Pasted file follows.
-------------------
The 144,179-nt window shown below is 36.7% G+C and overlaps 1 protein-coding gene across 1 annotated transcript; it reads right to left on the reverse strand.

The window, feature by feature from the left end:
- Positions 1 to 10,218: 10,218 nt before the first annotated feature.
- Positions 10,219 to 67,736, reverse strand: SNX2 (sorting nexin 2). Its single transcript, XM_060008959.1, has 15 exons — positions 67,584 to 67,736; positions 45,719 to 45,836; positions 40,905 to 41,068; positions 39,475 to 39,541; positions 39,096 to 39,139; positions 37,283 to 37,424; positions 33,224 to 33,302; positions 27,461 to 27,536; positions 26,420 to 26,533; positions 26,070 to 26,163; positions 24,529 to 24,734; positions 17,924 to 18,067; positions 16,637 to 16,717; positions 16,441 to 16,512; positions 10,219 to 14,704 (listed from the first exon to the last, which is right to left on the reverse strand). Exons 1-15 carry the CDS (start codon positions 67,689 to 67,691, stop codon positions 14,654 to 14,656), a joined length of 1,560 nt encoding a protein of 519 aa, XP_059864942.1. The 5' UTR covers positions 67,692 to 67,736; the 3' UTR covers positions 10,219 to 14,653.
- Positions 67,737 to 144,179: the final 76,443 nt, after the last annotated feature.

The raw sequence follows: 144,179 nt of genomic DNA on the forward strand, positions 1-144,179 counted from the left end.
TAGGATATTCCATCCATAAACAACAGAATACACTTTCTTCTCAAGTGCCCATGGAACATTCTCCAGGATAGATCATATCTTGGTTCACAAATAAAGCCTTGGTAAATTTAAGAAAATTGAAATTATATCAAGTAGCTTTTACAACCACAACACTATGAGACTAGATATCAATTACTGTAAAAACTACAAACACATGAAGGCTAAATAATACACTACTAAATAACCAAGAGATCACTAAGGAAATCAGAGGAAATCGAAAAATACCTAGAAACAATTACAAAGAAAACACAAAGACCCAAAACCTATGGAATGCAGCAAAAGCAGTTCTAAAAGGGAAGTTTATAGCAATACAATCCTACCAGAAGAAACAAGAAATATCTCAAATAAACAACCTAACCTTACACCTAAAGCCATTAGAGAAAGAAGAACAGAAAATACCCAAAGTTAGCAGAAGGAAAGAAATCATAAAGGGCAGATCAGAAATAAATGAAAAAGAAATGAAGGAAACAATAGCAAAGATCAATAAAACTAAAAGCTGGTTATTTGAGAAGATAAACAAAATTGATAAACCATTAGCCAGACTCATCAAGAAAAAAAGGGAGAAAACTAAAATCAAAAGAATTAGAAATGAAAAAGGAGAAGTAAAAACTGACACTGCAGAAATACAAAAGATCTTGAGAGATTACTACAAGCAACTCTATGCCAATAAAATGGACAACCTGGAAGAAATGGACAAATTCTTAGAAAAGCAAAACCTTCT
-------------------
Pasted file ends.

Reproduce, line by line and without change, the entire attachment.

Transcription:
The 144,179-nt window shown below is 36.7% G+C and overlaps 1 protein-coding gene across 1 annotated transcript; it reads right to left on the reverse strand.

The window, feature by feature from the left end:
- Positions 1 to 10,218: 10,218 nt before the first annotated feature.
- Positions 10,219 to 67,736, reverse strand: SNX2 (sorting nexin 2). Its single transcript, XM_060008959.1, has 15 exons — positions 67,584 to 67,736; positions 45,719 to 45,836; positions 40,905 to 41,068; positions 39,475 to 39,541; positions 39,096 to 39,139; positions 37,283 to 37,424; positions 33,224 to 33,302; positions 27,461 to 27,536; positions 26,420 to 26,533; positions 26,070 to 26,163; positions 24,529 to 24,734; positions 17,924 to 18,067; positions 16,637 to 16,717; positions 16,441 to 16,512; positions 10,219 to 14,704 (listed from the first exon to the last, which is right to left on the reverse strand). Exons 1-15 carry the CDS (start codon positions 67,689 to 67,691, stop codon positions 14,654 to 14,656), a joined length of 1,560 nt encoding a protein of 519 aa, XP_059864942.1. The 5' UTR covers positions 67,692 to 67,736; the 3' UTR covers positions 10,219 to 14,653.
- Positions 67,737 to 144,179: the final 76,443 nt, after the last annotated feature.

The raw sequence follows: 144,179 nt of genomic DNA on the forward strand, positions 1-144,179 counted from the left end.
TAGGATATTCCATCCATAAACAACAGAATACACTTTCTTCTCAAGTGCCCATGGAACATTCTCCAGGATAGATCATATCTTGGTTCACAAATAAAGCCTTGGTAAATTTAAGAAAATTGAAATTATATCAAGTAGCTTTTACAACCACAACACTATGAGACTAGATATCAATTACTGTAAAAACTACAAACACATGAAGGCTAAATAATACACTACTAAATAACCAAGAGATCACTAAGGAAATCAGAGGAAATCGAAAAATACCTAGAAACAATTACAAAGAAAACACAAAGACCCAAAACCTATGGAATGCAGCAAAAGCAGTTCTAAAAGGGAAGTTTATAGCAATACAATCCTACCAGAAGAAACAAGAAATATCTCAAATAAACAACCTAACCTTACACCTAAAGCCATTAGAGAAAGAAGAACAGAAAATACCCAAAGTTAGCAGAAGGAAAGAAATCATAAAGGGCAGATCAGAAATAAATGAAAAAGAAATGAAGGAAACAATAGCAAAGATCAATAAAACTAAAAGCTGGTTATTTGAGAAGATAAACAAAATTGATAAACCATTAGCCAGACTCATCAAGAAAAAAAGGGAGAAAACTAAAATCAAAAGAATTAGAAATGAAAAAGGAGAAGTAAAAACTGACACTGCAGAAATACAAAAGATCTTGAGAGATTACTACAAGCAACTCTATGCCAATAAAATGGACAACCTGGAAGAAATGGACAAATTCTTAGAAAAGCAAAACCTTCT